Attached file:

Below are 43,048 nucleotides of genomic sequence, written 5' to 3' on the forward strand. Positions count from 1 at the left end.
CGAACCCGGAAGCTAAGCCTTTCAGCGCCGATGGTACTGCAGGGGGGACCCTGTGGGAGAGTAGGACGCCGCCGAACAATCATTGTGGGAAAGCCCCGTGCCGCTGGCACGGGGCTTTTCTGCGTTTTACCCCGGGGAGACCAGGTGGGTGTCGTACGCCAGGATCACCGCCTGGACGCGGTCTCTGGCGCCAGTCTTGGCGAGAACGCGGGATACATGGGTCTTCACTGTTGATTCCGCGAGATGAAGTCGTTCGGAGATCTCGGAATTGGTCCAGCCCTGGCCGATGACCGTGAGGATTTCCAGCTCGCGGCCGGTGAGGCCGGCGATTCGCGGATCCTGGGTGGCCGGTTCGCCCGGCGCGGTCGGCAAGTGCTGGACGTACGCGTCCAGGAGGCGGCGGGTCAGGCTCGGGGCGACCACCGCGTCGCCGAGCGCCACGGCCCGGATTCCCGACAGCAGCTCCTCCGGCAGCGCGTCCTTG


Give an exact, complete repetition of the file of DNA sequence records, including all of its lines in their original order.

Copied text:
Below are 43,048 nucleotides of genomic sequence, written 5' to 3' on the forward strand. Positions count from 1 at the left end.
CGAACCCGGAAGCTAAGCCTTTCAGCGCCGATGGTACTGCAGGGGGGACCCTGTGGGAGAGTAGGACGCCGCCGAACAATCATTGTGGGAAAGCCCCGTGCCGCTGGCACGGGGCTTTTCTGCGTTTTACCCCGGGGAGACCAGGTGGGTGTCGTACGCCAGGATCACCGCCTGGACGCGGTCTCTGGCGCCAGTCTTGGCGAGAACGCGGGATACATGGGTCTTCACTGTTGATTCCGCGAGATGAAGTCGTTCGGAGATCTCGGAATTGGTCCAGCCCTGGCCGATGACCGTGAGGATTTCCAGCTCGCGGCCGGTGAGGCCGGCGATTCGCGGATCCTGGGTGGCCGGTTCGCCCGGCGCGGTCGGCAAGTGCTGGACGTACGCGTCCAGGAGGCGGCGGGTCAGGCTCGGGGCGACCACCGCGTCGCCGAGCGCCACGGCCCGGATTCCCGACAGCAGCTCCTCCGGCAGCGCGTCCTTG